Last Week’s Economic News in Review August 19, 2020

Retail Sales

Retail sales increased for the third month in a row in July, but at a slower than expected pace. Retail transactions hit $536.0 billion for the month, which was 1.2 percent higher than June, and 2.7 percent more than July 2019, the Census Bureau reported last week.

That said, this was down from an 8.4 percent gain in June, and off from economists’ forecasts of a 1.9 percent increase for the month.

July’s gains were chiefly driven by sales at electronics and appliance stores, which shot up 22.9 percent (likely for school purchases); gas stations, which grew 6.2 percent; miscellaneous in-store retailers, which also gained 6.2 percent; clothing and clothing accessories stores, which increased 5.7 percent; and food services and drinking places, which rose 5 percent.

So the question is if unemployment remains dire and credit card sales are down, what is driving this retail activity?

“Consumers have been largely shielded from economic realities by the various stimulus and benefit programs,” Neil Saunders, managing director of GlobalData Retail, told the Associated Press. “However, many of those advantages expired at the end of July, and August will be the first month when the chill winds of economic turmoil hits many households.”


Initial Jobless Claims

For the first time since COVID-19 impacted the economy back in March, fewer than 1 million people filed for unemployment benefits in a week.

First-time claims for unemployment benefits filed by recently unemployed Americans during the week ending Aug. 8 declined to 963,000, a drop of 228,000 claims from the preceding week’s total of 1,191,000, the Employment and Training Administration reported last week.

The four-week moving average – regarded as a more reliable measure of jobless claims – fell to 1,252,750 claims, which was 86,250 claims below the previous week’s average of 1,339,000.

The news of a drop was a welcome indication of increased recovery in jobs, but it is important to remember these weekly layoff numbers are historically high.

“Another larger-than-expected decline in jobless claims suggests that the jobs recovery is regaining some momentum, but … much labor market progress remains to be done,” Oxford Economics Senior Economist Lydia Boussour told the Reuters news service.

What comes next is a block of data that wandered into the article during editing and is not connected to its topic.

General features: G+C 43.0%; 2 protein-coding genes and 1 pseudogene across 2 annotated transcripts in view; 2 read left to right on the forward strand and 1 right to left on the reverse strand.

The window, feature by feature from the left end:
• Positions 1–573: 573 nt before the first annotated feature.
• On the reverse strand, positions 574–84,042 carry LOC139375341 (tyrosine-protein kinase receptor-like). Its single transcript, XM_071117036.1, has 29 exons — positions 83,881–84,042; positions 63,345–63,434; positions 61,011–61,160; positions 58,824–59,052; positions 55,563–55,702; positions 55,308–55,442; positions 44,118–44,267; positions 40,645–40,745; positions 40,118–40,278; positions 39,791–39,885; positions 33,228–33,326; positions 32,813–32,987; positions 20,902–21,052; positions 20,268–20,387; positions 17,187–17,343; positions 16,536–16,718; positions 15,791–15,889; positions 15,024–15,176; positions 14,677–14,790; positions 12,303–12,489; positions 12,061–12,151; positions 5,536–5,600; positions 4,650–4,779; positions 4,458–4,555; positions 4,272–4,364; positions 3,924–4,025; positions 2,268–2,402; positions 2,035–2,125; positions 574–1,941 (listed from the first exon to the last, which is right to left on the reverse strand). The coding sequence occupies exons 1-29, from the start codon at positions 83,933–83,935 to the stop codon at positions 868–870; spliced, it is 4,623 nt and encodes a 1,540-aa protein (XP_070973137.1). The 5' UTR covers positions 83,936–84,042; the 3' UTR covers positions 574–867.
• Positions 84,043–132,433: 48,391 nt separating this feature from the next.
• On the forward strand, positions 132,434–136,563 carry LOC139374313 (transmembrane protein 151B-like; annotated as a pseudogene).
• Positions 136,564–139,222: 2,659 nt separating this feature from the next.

Consumer Sentiment

Consumer outlook improved very slightly in August, with the Index of Consumer Sentiment ticking up to a score of 72.8 for the month, which was up 0.4 percent from July’s score of 72.5, the University Of Michigan Surveys Of Consumers reported last week. Compared to the same period a year ago, this was 18.9 percent below August 2019’s score of 89.8.

The Index of Current Economic Conditions, which describes how consumers feel about the current state of the economy and their place in it, dropped slightly to 82.5 for August, which was 0.4 percent below July’s ranking of 82.8. Compared to the same period a year ago, this was 21.7 percent below August 2019’s score of 105.3.

The Index of Consumer Expectations, which assesses how consumers feel about where the economy is headed, improved in August, rising to 66.5, which was 0.9 percent over July’s score of 65.9. Compared to last year, August’s score was 16.8 percent below August 2019’s 79.9.

The Surveys of Consumers data speaks to consumers managing their expectations about where the economy is and where it is headed, according to Surveys of Consumers Chief Economist Richard Curtin.

“Bad economic times are anticipated to persist not only during the year ahead, but the majority of consumers expect no return to a period of uninterrupted growth over the next five years,” Cutin stated in comments accompanying the report. “Consumers anticipate declines in the national unemployment rate to significantly slow and expect a rising rate of inflation during the year ahead. While a positive growth rate in consumption is anticipated in the second half of 2020, it will hardly herald the end of the coronavirus recession.”

This week, we can expect:

  • Tuesday – Housing starts for July from the Census Bureau and Department of Housing and Urban Development.
  • Thursday – Initial jobless claims for last week from the Employment and Training Administration; leading economic indicators for July from The Conference Board.

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Omar Khamisa

Mission San Jose Mortgage
2111 W. March Lane, Suite B100
Stockton, CA 95207
Office: 209-651-2000
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